Yes, he needed to win the California primary in early June -- along with several others held on the same day -- to officially surpass the magic number of delegates required for the nomination. But it had been crystal clear to all for more than a month that he would do so, and the remaining primaries were mere formalities.
Name of source: NYT Book Review
SOURCE: NYT Book Review (5-25-08)
In “Rediscovering Jacob Riis,” Bonnie Yochelson and Daniel Czitrom have undertaken a rigorous, scholarly re-examination of Riis’s life and work. While Czitrom, a historian at Mount Holyoke College, places Riis in the context of other 19th-century social crusaders, Yochelson, a former photo curator at the Museum of the City of New York, offers a more critical assessment; she re-evaluates Riis’s photography and questions the mythos that surrounds him.
Name of source: NYT
SOURCE: NYT (5-25-08)
“Some seem to believe we should negotiate with terrorists and radicals,” President Bush said before the Israeli Parliament. “We have an obligation to call this what it is — the false comfort of appeasement.”
The White House claimed publicly that the reference was to those — including Jimmy Carter — who had met with Hamas, but an administration official acknowledged to reporters that the remarks were meant as a swipe at the probable Democratic presidential nominee, Barack Obama, who has proposed meeting autocratic world leaders “without preconditions.”
John McCain seconded both the president’s use of the word appeasement and Mr. Bush’s warning about displaying weakness to enemies. “Yes, there have been appeasers in the past, and the president is exactly right, and one of them is Neville Chamberlain,” Mr. McCain said, referring to the British prime minister who met with Hitler in Munich and ceded Czechoslovakia’s Sudetenland to the Nazis. Mr. Obama responded in short order, arguing that it was in fact Mr. Bush’s policies, supported by Mr. McCain, that had made the United States weaker and its adversaries (in particular Iran) stronger.
Lost in what was widely seen as the opening salvo of the fall campaign was an understanding of what appeasement actually meant 70 years ago.
To appease, according to one concise dictionary definition, is “to yield or concede to belligerent demands, sometimes at the expense of justice or other principles.” Recent debates on the subject generally consist of one side claiming that an appeased enemy is an empowered enemy, as proved to be the case with Hitler. Winston Churchill’s famous remark that England had been “offered a choice between war and shame” and by choosing shame would get war, too, is only the most eloquent expression of what has become a maxim of international diplomacy.
SOURCE: NYT (5-25-08)
Before that, he helped create Medicare.
Until his downfall in the 1970s, Mr. Mills, a Democrat, was called the most powerful man in Washington — with good reason. For 18 years, longer than any other lawmaker, he ran the House Ways and Means Committee, using his perch to shape not only Medicare but Medicaid and Social Security as well. (And there were tax cuts, too.)
“He reflects a timeless quality,” said Julian E. Zelizer, a Princeton historian and Mills biographer, “and that is the power of a legislator who can deliver backroom deals, who can go behind closed doors and find an area where the divisiveness of the country doesn’t have to kill legislation.”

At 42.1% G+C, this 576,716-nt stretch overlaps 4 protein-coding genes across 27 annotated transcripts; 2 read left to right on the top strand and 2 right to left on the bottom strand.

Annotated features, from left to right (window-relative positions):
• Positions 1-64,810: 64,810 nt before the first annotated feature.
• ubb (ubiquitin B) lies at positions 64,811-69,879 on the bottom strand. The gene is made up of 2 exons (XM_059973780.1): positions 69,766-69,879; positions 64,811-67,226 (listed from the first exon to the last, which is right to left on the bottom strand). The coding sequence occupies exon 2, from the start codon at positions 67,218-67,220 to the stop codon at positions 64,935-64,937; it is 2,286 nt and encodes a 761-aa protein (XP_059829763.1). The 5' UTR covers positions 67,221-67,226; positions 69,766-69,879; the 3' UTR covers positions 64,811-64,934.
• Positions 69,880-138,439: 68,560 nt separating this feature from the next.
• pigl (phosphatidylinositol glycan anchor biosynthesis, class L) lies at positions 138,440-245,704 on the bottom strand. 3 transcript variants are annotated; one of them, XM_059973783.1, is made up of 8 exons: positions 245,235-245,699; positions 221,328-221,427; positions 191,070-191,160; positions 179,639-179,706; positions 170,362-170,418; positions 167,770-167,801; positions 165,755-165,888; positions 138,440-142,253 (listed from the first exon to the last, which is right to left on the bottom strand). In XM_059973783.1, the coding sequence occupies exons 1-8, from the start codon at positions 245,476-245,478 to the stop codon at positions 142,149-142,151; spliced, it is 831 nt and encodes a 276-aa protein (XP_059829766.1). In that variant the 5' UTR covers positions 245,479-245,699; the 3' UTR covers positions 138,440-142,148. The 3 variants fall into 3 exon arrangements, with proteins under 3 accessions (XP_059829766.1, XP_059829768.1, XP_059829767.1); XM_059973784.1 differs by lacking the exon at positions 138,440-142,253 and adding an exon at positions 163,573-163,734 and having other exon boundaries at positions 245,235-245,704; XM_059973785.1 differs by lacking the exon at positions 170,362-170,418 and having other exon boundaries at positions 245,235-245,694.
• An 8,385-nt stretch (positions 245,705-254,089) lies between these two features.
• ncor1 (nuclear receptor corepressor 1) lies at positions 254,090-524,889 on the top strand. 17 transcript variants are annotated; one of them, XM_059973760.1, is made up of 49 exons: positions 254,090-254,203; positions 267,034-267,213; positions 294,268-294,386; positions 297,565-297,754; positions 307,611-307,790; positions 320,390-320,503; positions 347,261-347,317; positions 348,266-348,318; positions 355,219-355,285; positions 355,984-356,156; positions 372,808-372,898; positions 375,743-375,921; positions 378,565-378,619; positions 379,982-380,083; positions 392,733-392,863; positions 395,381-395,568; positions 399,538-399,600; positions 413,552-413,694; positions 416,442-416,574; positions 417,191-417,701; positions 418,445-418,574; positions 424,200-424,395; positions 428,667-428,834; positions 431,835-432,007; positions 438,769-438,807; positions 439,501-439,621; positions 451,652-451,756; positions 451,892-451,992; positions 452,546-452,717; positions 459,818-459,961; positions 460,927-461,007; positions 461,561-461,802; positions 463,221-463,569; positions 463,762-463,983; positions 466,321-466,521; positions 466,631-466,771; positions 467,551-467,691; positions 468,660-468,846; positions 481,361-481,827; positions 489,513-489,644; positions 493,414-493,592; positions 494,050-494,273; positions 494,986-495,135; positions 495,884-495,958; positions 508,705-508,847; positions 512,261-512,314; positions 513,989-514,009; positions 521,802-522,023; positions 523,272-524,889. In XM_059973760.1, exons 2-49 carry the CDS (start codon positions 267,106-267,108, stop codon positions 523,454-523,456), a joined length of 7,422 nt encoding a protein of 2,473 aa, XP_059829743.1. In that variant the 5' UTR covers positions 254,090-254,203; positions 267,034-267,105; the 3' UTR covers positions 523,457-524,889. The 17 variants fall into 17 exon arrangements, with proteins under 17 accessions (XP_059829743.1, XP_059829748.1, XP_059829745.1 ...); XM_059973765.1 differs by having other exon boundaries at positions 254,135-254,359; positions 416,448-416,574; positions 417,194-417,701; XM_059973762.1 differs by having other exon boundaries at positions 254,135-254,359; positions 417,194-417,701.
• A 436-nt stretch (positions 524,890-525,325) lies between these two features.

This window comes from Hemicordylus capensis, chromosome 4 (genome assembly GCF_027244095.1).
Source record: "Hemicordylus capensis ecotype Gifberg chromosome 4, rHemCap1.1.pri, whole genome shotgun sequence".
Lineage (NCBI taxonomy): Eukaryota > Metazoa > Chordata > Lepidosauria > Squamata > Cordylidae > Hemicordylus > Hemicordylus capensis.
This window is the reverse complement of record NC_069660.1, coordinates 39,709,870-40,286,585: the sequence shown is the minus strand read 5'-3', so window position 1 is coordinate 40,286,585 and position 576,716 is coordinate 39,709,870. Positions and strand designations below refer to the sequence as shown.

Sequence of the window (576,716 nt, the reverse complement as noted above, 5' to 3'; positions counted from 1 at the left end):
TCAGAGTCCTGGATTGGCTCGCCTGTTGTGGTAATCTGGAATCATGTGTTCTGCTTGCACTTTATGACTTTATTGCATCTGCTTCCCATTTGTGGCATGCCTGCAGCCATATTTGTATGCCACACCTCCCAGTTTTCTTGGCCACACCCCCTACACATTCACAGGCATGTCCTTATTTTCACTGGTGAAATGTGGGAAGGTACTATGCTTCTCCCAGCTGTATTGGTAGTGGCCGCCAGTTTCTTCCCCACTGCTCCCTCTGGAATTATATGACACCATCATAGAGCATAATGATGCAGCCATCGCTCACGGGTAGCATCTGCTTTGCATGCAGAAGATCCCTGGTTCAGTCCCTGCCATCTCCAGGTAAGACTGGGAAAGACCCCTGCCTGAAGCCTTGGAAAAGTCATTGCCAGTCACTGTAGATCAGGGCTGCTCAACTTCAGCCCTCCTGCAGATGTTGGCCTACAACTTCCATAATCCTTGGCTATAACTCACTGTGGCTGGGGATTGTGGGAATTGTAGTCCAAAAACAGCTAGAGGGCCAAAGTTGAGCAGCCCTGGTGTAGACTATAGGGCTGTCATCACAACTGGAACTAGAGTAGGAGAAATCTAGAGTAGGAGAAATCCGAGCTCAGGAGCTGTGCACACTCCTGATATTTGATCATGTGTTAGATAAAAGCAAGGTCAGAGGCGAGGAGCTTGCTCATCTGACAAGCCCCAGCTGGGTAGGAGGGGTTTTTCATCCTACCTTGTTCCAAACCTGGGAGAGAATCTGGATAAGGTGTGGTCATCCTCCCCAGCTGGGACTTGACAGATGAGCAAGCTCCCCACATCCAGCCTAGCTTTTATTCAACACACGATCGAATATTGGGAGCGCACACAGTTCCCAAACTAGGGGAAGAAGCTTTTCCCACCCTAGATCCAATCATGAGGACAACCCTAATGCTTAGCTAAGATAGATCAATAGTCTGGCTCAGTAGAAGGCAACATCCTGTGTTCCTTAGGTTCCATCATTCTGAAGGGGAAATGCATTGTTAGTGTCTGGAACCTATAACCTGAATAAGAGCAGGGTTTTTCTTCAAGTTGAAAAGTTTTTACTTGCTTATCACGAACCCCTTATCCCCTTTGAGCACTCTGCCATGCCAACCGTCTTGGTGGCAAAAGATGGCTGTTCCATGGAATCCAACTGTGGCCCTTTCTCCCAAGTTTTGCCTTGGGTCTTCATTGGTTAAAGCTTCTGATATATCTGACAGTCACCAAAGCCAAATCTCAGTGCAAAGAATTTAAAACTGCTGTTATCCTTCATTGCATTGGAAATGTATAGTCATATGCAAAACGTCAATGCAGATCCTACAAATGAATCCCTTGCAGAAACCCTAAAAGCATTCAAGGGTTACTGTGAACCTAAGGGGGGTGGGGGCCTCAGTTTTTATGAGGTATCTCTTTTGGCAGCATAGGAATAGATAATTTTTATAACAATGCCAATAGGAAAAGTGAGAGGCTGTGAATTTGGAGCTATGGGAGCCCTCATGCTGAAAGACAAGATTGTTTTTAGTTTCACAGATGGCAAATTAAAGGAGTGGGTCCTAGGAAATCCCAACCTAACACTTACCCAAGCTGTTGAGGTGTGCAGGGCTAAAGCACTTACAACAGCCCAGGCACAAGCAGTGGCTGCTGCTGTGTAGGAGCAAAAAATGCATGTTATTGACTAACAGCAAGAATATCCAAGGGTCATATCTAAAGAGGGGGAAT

Last week, Washington reeled from the news that another lawmaker who has that timeless quality (and who has had his own personal foibles), Senator Edward M. Kennedy of Massachusetts, is suffering a particularly aggressive form of brain cancer. As the Capitol absorbed the idea of a future without “the lion of the Senate” — Mr. Kennedy, 76, has been here so long that this is difficult to imagine — a handful of history’s other legislative one-man shows come to mind.
Historians say Mr. Kennedy, who has helped shape just about every major health, education and civil rights bill that has passed in his 46 years in the Senate, will very likely go down as one of the chamber’s greats, up there with Henry Clay and Daniel Webster and John Calhoun. But there are many routes to fame and power in Congress, and not all have to do with passing legislation.
SOURCE: NYT (5-23-08)
SOURCE: NYT (5-22-08)
Puerto Rico’s formal role in the process is indeed weighty. Its 63 voting delegates — 55 elected ones and eight superdelegates — at the Democratic National Convention in Denver this summer will outnumber delegations from more than half the states (including Kentucky and Oregon) and the District of Columbia. Yet Puerto Rico does not have a vote in the Electoral College, nor will its 2.5 million registered voters cast ballots for president in November.
How in the world did this happen? From the beginning, the question of Puerto Rico has perplexed the United States. The island was essential to the defense of the Panama Canal, so we did not make it independent, in contrast to two other Spanish possessions we gained in the war, Cuba (which become independent in 1902) and the Philippines (1946). And we judged it foreign in language and culture — and worse, overpopulated — so New Mexico-style Americanization leading to statehood was out of the question.